By all accounts, Pompey needed the £5million compensation injection that Redknapp's departure brought. How else can we explain his cloak-and-dagger overnight beeline to Tottenham? Portsmouth obviously accepted it unconditionally.
I don't like to see Portsmouth fall over especially as they've done so well in the Premier League the last few years - but if they were in better shape, they would NOT be appointing Tony Adams.
Needs must. But Premier League standards are falling. The Credit Crunch is forcing the hand of England's second and third string Premier League clubs. Portsmouth are on their way down - and Adams is the man to manage the steady decline.

Monday, 12 January 2009

Podcast Memories: Carragher's "bottler" broadcast

Watching Liverpool's Jamie Carragher appear as a Sky Sports summariser during Manchester United's 3-nil Premier League win over Chelsea was a bit of a wind-up... so I thought I'd pick this one out of the Soccermongery onion bag - the day Carra* was wound-up himself.
And oooh, didn't he take the bait with this! Have a listen to this podcast gold. From nowhere, Carragher phoned up talkSPORT Radio to respond to presenter Adrian Durham's allegations that he was a bottler.
*for maximum listening pleasure, say Carra in a Liverpudlian accent during download. Go on, try it.... Jarreh, Jarreh (note the J as in the Spanish, Javier). No wonder Rafa enjoys speaking English. His ajj-cent is well-equipped to deal with the rigours and contours of Stanley Parj banter, no?
This was an example of pressure getting to players where reputation is questioned all the time. But ultimately, aren't football matches won on the field of play ... not in the mind?
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Saturday, 10 January 2009

Has Rafa delivered an "I Would Luv It, Luv It" moment?

Liverpool manager Rafa Benitez has launched an astonishing attack on Sir Alex Ferguson, by claiming he's above punishment from the game's governing bodies. The Spaniard says Ferguson is the only manager who is not be reprimanded for outspoken attacks on referees and officials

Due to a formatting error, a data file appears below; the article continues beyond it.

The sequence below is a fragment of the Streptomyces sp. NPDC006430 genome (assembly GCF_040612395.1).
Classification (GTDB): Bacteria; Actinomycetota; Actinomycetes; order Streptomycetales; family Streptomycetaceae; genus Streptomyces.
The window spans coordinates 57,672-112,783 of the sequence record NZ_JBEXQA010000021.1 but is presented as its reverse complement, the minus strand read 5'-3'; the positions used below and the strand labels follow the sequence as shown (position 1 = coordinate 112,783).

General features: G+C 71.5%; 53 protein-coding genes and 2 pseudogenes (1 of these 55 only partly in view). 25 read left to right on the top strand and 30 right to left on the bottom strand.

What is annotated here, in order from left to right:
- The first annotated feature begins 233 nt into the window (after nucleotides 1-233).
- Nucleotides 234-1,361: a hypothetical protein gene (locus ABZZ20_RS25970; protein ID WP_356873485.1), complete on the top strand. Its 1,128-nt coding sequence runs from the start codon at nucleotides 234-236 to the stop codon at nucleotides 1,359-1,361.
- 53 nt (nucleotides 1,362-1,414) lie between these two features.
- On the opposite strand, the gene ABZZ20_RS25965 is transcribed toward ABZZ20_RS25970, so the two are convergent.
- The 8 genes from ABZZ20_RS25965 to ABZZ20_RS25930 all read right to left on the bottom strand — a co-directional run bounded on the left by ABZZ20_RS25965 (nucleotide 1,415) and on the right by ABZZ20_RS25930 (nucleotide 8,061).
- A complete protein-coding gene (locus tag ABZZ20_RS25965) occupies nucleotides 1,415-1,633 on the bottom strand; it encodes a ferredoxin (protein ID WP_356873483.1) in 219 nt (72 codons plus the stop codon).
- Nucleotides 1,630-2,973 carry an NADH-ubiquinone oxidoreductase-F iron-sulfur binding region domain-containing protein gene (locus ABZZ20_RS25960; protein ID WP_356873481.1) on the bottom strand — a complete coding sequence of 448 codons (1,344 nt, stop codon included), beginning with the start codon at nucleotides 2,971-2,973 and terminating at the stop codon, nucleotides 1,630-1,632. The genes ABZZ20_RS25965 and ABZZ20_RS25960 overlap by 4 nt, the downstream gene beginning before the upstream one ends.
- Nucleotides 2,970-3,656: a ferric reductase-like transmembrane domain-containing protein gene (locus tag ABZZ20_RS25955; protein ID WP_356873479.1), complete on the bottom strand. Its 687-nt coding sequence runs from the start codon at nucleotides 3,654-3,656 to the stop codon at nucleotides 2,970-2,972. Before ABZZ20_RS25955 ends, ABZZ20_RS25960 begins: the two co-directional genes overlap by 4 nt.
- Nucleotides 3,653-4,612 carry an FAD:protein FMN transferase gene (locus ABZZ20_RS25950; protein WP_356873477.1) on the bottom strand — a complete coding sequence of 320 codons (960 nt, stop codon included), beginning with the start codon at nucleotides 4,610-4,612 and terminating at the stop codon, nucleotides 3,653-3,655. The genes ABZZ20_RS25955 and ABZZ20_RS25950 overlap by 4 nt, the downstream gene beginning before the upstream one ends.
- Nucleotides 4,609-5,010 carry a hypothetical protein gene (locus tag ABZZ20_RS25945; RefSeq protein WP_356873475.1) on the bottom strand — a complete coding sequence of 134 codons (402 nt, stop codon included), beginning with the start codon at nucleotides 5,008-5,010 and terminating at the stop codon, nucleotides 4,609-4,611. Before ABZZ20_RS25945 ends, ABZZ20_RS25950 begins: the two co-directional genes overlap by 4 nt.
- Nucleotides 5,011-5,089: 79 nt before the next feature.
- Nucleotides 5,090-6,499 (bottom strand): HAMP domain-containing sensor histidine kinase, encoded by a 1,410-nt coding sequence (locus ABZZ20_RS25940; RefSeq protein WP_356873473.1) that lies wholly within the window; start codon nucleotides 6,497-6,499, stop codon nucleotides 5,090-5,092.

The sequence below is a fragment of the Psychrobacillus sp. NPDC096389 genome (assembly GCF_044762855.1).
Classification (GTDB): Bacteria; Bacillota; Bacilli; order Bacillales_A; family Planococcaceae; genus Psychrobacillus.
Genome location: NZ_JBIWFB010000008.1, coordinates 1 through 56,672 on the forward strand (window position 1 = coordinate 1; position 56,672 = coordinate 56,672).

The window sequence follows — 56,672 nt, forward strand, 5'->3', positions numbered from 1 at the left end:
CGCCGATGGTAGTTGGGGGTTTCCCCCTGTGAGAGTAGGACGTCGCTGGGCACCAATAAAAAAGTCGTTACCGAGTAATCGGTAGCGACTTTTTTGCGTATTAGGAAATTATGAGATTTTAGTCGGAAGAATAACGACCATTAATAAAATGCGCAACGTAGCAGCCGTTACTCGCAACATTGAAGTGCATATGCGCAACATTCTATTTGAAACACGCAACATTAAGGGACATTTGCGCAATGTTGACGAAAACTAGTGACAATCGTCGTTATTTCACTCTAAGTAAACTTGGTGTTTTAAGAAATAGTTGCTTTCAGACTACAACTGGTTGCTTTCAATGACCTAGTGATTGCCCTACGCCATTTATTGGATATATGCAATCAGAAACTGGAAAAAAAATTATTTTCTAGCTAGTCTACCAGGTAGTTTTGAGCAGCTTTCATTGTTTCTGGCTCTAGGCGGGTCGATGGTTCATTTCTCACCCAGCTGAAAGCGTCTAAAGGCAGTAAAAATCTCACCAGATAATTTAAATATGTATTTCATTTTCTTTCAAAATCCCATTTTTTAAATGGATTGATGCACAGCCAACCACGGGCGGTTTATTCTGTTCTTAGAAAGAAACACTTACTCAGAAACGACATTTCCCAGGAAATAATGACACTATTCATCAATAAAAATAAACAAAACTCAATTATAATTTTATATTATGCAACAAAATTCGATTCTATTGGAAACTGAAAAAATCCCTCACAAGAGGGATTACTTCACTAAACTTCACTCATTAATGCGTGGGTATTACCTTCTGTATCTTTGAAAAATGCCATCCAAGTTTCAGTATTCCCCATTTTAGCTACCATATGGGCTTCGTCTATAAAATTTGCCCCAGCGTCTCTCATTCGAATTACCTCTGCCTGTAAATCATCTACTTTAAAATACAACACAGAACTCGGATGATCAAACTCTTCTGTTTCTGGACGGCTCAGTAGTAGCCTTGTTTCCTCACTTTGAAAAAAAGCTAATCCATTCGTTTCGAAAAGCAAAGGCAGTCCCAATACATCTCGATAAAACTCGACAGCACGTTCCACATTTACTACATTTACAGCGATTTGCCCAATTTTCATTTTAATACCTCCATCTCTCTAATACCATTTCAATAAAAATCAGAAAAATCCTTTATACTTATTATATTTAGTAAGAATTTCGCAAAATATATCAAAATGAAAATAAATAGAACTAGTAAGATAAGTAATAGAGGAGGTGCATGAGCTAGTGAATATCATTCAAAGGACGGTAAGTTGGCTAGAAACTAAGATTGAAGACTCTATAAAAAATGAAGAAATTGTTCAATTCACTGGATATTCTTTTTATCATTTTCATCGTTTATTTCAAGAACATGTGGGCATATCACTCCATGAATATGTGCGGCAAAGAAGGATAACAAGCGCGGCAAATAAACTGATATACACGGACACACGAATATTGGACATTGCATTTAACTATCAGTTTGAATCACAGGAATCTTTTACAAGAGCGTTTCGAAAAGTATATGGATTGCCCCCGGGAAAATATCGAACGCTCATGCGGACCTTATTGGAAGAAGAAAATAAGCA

"We had a Respect campaign meeting and I said forget it, because Mr Ferguson is killing the referees," said Benitez.
He was responding to Ferguson's midweek comment that nerves might ruin Liverpool's title bid, before issuing his tirade against the United boss. Fergie's reply was issued after his team's crushing victory over Chelsea the following Sunday. Some would say Fergie's team did all the talking - but he still branded Rafa angry and distressed.
Rafa's extraordinary outburst came after a journalist asked him for his response to Fergie's suggesting that Premier League leaders Liverpool might get nervous in the run-in.
"I was surprised by what has been said, but maybe they (Manchester United) are nervous because we are at the top of the table," added Benitez.
The Spaniard then pulled out a sheet of paper and read out a list of accusations about Fergie's conduct regarding referees, the FA's Respect campaign and fixture lists. "I want to talk about facts," said Benitez. "I want to be clear, I do not want to play mind games too early, although they seem to want to start.
"During the Respect campaign - and this is a fact - Mr Ferguson was charged by the FA for improper conduct after comments made about Martin Atkinson and Keith Hackett.
"He was not punished. He is the only manager in the league that cannot be punished for these things.
"How can you talk about the Respect campaign and yet criticise the referee every single week?
"We know what happens every time we go to Old Trafford and the United staff. They are always going man-to-man with the referees, especially at half-time when they walk close to the referees and they are talking and talking.
"All managers need to know is that only Mr Ferguson can talk about the fixtures, can talk about referees - and nothing happens.
"We need to know that I am talking about facts, not my impression. There are things that everyone can see every single week.
"To complain and to always have an advantage is not fair."
Benitez also heavily criticised Ferguson's complaints over supposed favouritism over fixtures. "Two years ago we had a lot of early kick-offs away on Saturdays when United were playing on Sundays. And we didn't say anything," said the Reds boss.